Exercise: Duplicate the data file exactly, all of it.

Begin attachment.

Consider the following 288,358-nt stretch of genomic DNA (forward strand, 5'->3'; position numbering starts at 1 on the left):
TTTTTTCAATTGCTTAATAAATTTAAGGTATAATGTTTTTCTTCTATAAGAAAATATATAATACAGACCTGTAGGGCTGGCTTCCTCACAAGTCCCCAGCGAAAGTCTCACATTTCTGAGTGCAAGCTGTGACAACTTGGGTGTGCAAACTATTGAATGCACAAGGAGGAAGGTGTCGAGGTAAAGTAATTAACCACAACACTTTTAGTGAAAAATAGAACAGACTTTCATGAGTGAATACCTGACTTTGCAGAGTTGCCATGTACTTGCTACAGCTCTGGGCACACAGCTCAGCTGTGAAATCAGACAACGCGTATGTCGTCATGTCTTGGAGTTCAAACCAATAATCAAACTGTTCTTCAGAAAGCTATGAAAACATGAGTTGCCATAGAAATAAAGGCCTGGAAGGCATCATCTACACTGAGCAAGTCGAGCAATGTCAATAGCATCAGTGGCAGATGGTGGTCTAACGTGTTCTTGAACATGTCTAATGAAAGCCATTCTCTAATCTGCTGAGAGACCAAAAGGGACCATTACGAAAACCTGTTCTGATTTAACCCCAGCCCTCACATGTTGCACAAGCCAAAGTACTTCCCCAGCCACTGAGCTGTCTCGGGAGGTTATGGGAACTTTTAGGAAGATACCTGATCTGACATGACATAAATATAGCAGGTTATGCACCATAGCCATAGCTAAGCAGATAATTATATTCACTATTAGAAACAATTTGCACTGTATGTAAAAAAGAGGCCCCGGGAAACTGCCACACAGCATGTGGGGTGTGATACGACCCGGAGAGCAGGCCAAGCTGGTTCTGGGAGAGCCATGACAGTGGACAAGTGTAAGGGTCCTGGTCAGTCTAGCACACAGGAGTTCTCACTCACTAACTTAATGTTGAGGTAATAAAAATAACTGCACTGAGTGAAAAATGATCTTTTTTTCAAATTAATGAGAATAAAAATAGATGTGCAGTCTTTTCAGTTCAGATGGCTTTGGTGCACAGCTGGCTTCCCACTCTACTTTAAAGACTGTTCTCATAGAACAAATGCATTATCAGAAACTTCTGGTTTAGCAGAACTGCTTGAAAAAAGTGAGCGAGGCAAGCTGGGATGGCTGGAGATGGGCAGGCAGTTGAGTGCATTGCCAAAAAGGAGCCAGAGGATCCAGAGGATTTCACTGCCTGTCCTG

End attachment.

Consider the following 288,358-nt stretch of genomic DNA (forward strand, 5'->3'; position numbering starts at 1 on the left):
TTTTTTCAATTGCTTAATAAATTTAAGGTATAATGTTTTTCTTCTATAAGAAAATATATAATACAGACCTGTAGGGCTGGCTTCCTCACAAGTCCCCAGCGAAAGTCTCACATTTCTGAGTGCAAGCTGTGACAACTTGGGTGTGCAAACTATTGAATGCACAAGGAGGAAGGTGTCGAGGTAAAGTAATTAACCACAACACTTTTAGTGAAAAATAGAACAGACTTTCATGAGTGAATACCTGACTTTGCAGAGTTGCCATGTACTTGCTACAGCTCTGGGCACACAGCTCAGCTGTGAAATCAGACAACGCGTATGTCGTCATGTCTTGGAGTTCAAACCAATAATCAAACTGTTCTTCAGAAAGCTATGAAAACATGAGTTGCCATAGAAATAAAGGCCTGGAAGGCATCATCTACACTGAGCAAGTCGAGCAATGTCAATAGCATCAGTGGCAGATGGTGGTCTAACGTGTTCTTGAACATGTCTAATGAAAGCCATTCTCTAATCTGCTGAGAGACCAAAAGGGACCATTACGAAAACCTGTTCTGATTTAACCCCAGCCCTCACATGTTGCACAAGCCAAAGTACTTCCCCAGCCACTGAGCTGTCTCGGGAGGTTATGGGAACTTTTAGGAAGATACCTGATCTGACATGACATAAATATAGCAGGTTATGCACCATAGCCATAGCTAAGCAGATAATTATATTCACTATTAGAAACAATTTGCACTGTATGTAAAAAAGAGGCCCCGGGAAACTGCCACACAGCATGTGGGGTGTGATACGACCCGGAGAGCAGGCCAAGCTGGTTCTGGGAGAGCCATGACAGTGGACAAGTGTAAGGGTCCTGGTCAGTCTAGCACACAGGAGTTCTCACTCACTAACTTAATGTTGAGGTAATAAAAATAACTGCACTGAGTGAAAAATGATCTTTTTTTCAAATTAATGAGAATAAAAATAGATGTGCAGTCTTTTCAGTTCAGATGGCTTTGGTGCACAGCTGGCTTCCCACTCTACTTTAAAGACTGTTCTCATAGAACAAATGCATTATCAGAAACTTCTGGTTTAGCAGAACTGCTTGAAAAAAGTGAGCGAGGCAAGCTGGGATGGCTGGAGATGGGCAGGCAGTTGAGTGCATTGCCAAAAAGGAGCCAGAGGATCCAGAGGATTTCACTGCCTGTCCTG